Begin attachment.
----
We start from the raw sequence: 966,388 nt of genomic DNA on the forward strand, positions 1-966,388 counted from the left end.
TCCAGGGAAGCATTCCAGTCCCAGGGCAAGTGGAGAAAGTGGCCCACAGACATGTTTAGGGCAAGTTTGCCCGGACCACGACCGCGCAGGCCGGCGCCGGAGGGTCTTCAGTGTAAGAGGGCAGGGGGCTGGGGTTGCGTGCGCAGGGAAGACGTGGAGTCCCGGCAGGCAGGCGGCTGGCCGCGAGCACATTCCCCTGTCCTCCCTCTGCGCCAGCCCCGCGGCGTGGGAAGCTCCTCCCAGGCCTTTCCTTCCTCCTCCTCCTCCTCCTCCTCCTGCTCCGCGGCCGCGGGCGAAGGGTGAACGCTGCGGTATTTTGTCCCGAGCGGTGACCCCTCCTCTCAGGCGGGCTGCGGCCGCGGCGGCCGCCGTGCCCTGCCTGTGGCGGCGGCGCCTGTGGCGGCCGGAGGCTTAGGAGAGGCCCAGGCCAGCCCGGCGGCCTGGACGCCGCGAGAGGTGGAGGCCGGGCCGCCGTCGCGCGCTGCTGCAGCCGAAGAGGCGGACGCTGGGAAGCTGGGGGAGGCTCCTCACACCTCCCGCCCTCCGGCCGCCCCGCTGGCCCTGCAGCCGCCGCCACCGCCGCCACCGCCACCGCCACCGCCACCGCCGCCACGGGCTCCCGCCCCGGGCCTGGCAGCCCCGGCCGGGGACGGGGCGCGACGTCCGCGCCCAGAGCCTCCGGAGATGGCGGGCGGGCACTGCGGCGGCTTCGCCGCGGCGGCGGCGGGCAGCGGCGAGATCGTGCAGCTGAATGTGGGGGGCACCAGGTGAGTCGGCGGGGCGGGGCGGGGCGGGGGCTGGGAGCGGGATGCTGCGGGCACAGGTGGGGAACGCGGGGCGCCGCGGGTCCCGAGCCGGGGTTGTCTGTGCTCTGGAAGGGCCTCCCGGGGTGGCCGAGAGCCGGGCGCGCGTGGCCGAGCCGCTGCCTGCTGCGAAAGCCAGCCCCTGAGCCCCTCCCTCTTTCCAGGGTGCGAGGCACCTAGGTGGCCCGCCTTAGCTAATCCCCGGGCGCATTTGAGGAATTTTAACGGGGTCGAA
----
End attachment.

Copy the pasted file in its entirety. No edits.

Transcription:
We start from the raw sequence: 966,388 nt of genomic DNA on the forward strand, positions 1-966,388 counted from the left end.
TCCAGGGAAGCATTCCAGTCCCAGGGCAAGTGGAGAAAGTGGCCCACAGACATGTTTAGGGCAAGTTTGCCCGGACCACGACCGCGCAGGCCGGCGCCGGAGGGTCTTCAGTGTAAGAGGGCAGGGGGCTGGGGTTGCGTGCGCAGGGAAGACGTGGAGTCCCGGCAGGCAGGCGGCTGGCCGCGAGCACATTCCCCTGTCCTCCCTCTGCGCCAGCCCCGCGGCGTGGGAAGCTCCTCCCAGGCCTTTCCTTCCTCCTCCTCCTCCTCCTCCTCCTGCTCCGCGGCCGCGGGCGAAGGGTGAACGCTGCGGTATTTTGTCCCGAGCGGTGACCCCTCCTCTCAGGCGGGCTGCGGCCGCGGCGGCCGCCGTGCCCTGCCTGTGGCGGCGGCGCCTGTGGCGGCCGGAGGCTTAGGAGAGGCCCAGGCCAGCCCGGCGGCCTGGACGCCGCGAGAGGTGGAGGCCGGGCCGCCGTCGCGCGCTGCTGCAGCCGAAGAGGCGGACGCTGGGAAGCTGGGGGAGGCTCCTCACACCTCCCGCCCTCCGGCCGCCCCGCTGGCCCTGCAGCCGCCGCCACCGCCGCCACCGCCACCGCCACCGCCACCGCCGCCACGGGCTCCCGCCCCGGGCCTGGCAGCCCCGGCCGGGGACGGGGCGCGACGTCCGCGCCCAGAGCCTCCGGAGATGGCGGGCGGGCACTGCGGCGGCTTCGCCGCGGCGGCGGCGGGCAGCGGCGAGATCGTGCAGCTGAATGTGGGGGGCACCAGGTGAGTCGGCGGGGCGGGGCGGGGCGGGGGCTGGGAGCGGGATGCTGCGGGCACAGGTGGGGAACGCGGGGCGCCGCGGGTCCCGAGCCGGGGTTGTCTGTGCTCTGGAAGGGCCTCCCGGGGTGGCCGAGAGCCGGGCGCGCGTGGCCGAGCCGCTGCCTGCTGCGAAAGCCAGCCCCTGAGCCCCTCCCTCTTTCCAGGGTGCGAGGCACCTAGGTGGCCCGCCTTAGCTAATCCCCGGGCGCATTTGAGGAATTTTAACGGGGTCGAA